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OOA Analysis & Design

Analyzing a Problem and Designing a Solution

Topics covered:
Analyze a problem using object-oriented analysis (OOA).
Design classes for creating objects for an application.

Case Study: Requirements of Fabrikam, Inc

The requirements of the new order entry system at Fabrikam, Inc, are as

  • Online order entry for customers.
  • Online availability of items with prices according to current catalog.
  • Verification of the availability of items for online orders.
  • Verification of the payment.
  • Submission of the order to the warehouse.
  • Confirmation of the order to the customers by providing an order ID and
    telephone extension number of the CSR for orders placed on the phone.

Define Problem Domain

  1. Gather customer requirements.
  2. Determine the scope of the problem and write a statement of scope that
    briefly states what you want to achieve.
  3. Identify the objects that will interact to solve the problem.

Identifying Objects

The properties of an object are as follows:
Conceptual or Physical –
A customer account cannot be touched; therefore it is conceptual. An ATM can be
touched; therefore it is physical.
Attributes –
Size, name, shape, boolean, data type
Operations –
Activities that an object can perform, for example, setting a value, performing
a calculation, displaying a UI.


Additional Criteria for Recognizing an Object

Relevance to problem domain
Does the object exist within the boundaries of the problem domain?
Is the object required for the solution to be complete?
Is the object required as part of an interaction between a user and the
Some items in a problem domain can be attributes of objects or objects
themselves. For example, temperature can be an attribute of an object in a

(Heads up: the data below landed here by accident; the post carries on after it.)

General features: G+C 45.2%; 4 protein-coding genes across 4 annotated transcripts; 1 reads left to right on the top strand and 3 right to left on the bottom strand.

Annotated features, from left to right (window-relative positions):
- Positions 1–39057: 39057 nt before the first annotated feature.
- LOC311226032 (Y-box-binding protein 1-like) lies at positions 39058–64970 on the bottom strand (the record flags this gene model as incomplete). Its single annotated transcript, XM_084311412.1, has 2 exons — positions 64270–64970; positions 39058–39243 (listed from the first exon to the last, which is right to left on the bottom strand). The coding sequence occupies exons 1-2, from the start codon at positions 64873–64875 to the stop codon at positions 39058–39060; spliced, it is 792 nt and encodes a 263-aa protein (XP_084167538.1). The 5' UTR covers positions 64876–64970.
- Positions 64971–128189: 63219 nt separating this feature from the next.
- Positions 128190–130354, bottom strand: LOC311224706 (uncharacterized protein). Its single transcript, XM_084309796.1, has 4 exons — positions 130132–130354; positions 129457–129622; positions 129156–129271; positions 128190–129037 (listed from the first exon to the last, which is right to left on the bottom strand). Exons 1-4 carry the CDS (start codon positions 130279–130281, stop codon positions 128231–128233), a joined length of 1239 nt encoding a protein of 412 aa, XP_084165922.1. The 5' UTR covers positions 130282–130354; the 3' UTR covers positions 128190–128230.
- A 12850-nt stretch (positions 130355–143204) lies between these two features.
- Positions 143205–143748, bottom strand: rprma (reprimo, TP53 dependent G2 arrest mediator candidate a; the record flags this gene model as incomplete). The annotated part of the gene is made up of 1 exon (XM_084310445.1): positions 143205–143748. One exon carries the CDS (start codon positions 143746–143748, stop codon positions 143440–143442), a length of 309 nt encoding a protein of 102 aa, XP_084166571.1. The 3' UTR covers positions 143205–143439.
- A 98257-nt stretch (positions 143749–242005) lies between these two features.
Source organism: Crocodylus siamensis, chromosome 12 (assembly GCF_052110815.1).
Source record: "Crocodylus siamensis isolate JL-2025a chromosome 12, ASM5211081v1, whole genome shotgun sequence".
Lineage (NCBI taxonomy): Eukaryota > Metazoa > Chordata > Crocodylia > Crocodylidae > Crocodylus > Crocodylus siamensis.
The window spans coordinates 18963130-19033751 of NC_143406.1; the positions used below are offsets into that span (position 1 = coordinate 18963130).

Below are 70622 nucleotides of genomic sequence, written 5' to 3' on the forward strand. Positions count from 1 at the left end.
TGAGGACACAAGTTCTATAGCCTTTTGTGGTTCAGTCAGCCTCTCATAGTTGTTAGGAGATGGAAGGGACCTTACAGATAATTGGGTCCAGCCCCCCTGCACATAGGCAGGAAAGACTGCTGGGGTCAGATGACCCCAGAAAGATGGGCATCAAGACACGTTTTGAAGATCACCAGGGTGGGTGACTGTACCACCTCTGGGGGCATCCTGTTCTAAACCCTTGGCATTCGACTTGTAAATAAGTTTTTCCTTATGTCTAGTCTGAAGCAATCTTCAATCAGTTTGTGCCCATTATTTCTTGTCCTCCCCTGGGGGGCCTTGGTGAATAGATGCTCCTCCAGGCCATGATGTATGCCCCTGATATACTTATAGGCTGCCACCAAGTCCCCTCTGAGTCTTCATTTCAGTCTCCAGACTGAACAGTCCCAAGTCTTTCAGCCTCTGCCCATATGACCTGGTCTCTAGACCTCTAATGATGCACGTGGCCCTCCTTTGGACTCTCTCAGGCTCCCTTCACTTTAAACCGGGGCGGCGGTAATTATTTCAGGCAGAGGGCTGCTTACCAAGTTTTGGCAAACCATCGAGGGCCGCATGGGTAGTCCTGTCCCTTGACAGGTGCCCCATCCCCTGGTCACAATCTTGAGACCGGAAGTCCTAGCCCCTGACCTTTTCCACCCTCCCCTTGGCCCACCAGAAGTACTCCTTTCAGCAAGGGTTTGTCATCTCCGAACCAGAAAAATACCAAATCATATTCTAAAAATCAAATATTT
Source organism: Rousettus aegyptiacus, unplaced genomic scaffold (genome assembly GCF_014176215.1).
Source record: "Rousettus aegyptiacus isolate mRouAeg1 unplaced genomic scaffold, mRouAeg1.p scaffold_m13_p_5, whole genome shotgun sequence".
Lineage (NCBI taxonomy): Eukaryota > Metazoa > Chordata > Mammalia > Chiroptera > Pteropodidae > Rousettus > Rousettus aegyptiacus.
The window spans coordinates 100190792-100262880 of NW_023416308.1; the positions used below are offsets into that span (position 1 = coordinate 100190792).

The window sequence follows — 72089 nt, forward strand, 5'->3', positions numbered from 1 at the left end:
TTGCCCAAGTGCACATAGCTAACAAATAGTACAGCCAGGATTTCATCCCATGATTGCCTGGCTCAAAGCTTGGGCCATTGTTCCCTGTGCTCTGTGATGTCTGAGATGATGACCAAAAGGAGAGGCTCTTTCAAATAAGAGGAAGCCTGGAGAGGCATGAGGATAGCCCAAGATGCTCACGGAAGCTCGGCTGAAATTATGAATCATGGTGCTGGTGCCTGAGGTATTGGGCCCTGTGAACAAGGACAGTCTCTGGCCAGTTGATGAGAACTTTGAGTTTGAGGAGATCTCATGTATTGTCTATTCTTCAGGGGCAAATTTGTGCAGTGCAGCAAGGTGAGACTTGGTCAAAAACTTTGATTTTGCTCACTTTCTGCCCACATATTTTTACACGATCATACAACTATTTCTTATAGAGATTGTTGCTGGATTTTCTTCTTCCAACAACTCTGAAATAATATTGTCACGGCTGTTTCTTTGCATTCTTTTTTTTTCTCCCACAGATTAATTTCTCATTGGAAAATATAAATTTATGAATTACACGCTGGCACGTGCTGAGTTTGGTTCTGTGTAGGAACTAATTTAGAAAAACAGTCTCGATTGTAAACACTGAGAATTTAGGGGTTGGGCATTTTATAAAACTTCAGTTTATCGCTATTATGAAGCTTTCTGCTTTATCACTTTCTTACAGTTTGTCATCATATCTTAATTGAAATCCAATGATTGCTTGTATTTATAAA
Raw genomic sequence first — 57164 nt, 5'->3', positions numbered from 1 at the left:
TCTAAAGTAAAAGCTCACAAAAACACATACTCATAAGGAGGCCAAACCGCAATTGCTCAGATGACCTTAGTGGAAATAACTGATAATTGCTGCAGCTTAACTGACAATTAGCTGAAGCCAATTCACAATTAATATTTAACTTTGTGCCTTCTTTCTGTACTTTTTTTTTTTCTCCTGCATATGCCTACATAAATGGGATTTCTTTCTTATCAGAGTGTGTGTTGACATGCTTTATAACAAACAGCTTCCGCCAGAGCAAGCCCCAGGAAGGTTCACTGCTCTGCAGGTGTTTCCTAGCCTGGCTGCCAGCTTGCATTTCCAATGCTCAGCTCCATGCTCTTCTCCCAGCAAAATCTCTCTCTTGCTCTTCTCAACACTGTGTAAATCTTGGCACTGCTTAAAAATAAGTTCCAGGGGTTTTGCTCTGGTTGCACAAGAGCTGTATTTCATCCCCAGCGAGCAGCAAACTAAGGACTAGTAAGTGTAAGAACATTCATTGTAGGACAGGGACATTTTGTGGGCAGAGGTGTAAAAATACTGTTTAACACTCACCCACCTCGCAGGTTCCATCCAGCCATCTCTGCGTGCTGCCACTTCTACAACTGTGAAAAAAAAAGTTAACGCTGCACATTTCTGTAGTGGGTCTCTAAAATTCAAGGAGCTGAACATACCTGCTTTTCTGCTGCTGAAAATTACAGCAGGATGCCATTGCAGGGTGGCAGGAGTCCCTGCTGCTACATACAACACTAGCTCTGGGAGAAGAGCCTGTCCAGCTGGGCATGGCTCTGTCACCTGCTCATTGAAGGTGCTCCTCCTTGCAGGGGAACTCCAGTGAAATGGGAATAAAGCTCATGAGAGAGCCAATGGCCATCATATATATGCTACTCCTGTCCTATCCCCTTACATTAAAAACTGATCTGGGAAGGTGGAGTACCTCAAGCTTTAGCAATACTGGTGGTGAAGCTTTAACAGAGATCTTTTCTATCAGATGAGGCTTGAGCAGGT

medical system, or it can be an object in a scientific system that tracks
weather patterns.

Independent existence
Does the object need to exist independently rather than being an attribute of
another object?

Case Study: Identifying Objects for Fabrikam, Inc.

Objects in the problem domain for Fabrkikam:

Case Study: Identifying Object Attributes and Operations

Examples of Attributes:
Data: Order ID, customer ID
Another Object: Customer having an order would be defined as an attribute of the
customer object.

Case Study: Attribute References to Other Objects

An attribute can be a reference to another object, but the association may or
may not be necessary to solve the problem.
* You should use attribute and operation names that clearly describe the
attribute or operation.

Case Study: Attributes and Operations for Fabrikam, Inc

There will be different attributes and operations for the following three

Order Object:
Attributes: OrderID, date, *shirt(s), totalPrice, *Form of Payment, *CSR, status
Operations: calculate order id, calculate total price, add shirt to order,
remove shirt from order, submit the order

Shirt Object:
Attributes: shirtID, price, description, size, color code
Operations: calculate shirt id, display shirt information

Customer Object:
Attributes: customerID, name, address, phone, email address, *Order,
Operations: assign a customer ID

Case Study: Solution

Tables depicting a partial list of objects including most of there attributes
and operations, are displayed on the screen. Additional objects can include a